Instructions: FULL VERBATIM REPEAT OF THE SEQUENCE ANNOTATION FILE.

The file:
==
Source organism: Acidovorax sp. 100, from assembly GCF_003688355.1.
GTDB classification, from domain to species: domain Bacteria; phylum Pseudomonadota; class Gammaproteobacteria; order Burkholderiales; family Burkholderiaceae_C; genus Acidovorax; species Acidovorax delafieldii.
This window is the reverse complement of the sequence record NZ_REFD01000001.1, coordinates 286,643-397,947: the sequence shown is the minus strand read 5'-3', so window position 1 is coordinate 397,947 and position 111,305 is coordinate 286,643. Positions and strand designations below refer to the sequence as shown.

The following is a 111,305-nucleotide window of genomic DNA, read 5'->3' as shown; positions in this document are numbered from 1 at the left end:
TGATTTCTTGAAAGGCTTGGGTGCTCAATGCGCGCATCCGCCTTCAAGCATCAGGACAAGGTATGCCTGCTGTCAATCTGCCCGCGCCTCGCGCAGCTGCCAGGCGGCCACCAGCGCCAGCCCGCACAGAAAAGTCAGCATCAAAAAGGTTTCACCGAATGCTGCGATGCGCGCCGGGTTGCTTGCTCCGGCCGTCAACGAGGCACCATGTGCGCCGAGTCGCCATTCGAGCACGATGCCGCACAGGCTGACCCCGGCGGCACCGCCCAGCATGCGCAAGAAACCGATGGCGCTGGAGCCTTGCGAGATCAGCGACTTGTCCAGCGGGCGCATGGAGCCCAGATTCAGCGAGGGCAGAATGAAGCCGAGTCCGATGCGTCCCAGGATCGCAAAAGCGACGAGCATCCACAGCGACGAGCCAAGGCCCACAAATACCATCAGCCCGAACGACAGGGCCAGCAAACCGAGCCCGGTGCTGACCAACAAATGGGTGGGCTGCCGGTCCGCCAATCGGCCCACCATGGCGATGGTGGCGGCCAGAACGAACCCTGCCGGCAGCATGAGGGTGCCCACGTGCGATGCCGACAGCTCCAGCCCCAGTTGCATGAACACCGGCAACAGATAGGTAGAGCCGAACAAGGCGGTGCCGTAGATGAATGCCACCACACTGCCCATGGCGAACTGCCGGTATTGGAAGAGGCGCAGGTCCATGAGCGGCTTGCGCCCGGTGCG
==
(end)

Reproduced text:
Source organism: Acidovorax sp. 100, from assembly GCF_003688355.1.
GTDB classification, from domain to species: domain Bacteria; phylum Pseudomonadota; class Gammaproteobacteria; order Burkholderiales; family Burkholderiaceae_C; genus Acidovorax; species Acidovorax delafieldii.
This window is the reverse complement of the sequence record NZ_REFD01000001.1, coordinates 286,643-397,947: the sequence shown is the minus strand read 5'-3', so window position 1 is coordinate 397,947 and position 111,305 is coordinate 286,643. Positions and strand designations below refer to the sequence as shown.

The following is a 111,305-nucleotide window of genomic DNA, read 5'->3' as shown; positions in this document are numbered from 1 at the left end:
TGATTTCTTGAAAGGCTTGGGTGCTCAATGCGCGCATCCGCCTTCAAGCATCAGGACAAGGTATGCCTGCTGTCAATCTGCCCGCGCCTCGCGCAGCTGCCAGGCGGCCACCAGCGCCAGCCCGCACAGAAAAGTCAGCATCAAAAAGGTTTCACCGAATGCTGCGATGCGCGCCGGGTTGCTTGCTCCGGCCGTCAACGAGGCACCATGTGCGCCGAGTCGCCATTCGAGCACGATGCCGCACAGGCTGACCCCGGCGGCACCGCCCAGCATGCGCAAGAAACCGATGGCGCTGGAGCCTTGCGAGATCAGCGACTTGTCCAGCGGGCGCATGGAGCCCAGATTCAGCGAGGGCAGAATGAAGCCGAGTCCGATGCGTCCCAGGATCGCAAAAGCGACGAGCATCCACAGCGACGAGCCAAGGCCCACAAATACCATCAGCCCGAACGACAGGGCCAGCAAACCGAGCCCGGTGCTGACCAACAAATGGGTGGGCTGCCGGTCCGCCAATCGGCCCACCATGGCGATGGTGGCGGCCAGAACGAACCCTGCCGGCAGCATGAGGGTGCCCACGTGCGATGCCGACAGCTCCAGCCCCAGTTGCATGAACACCGGCAACAGATAGGTAGAGCCGAACAAGGCGGTGCCGTAGATGAATGCCACCACACTGCCCATGGCGAACTGCCGGTATTGGAAGAGGCGCAGGTCCATGAGCGGCTTGCGCCCGGTGCG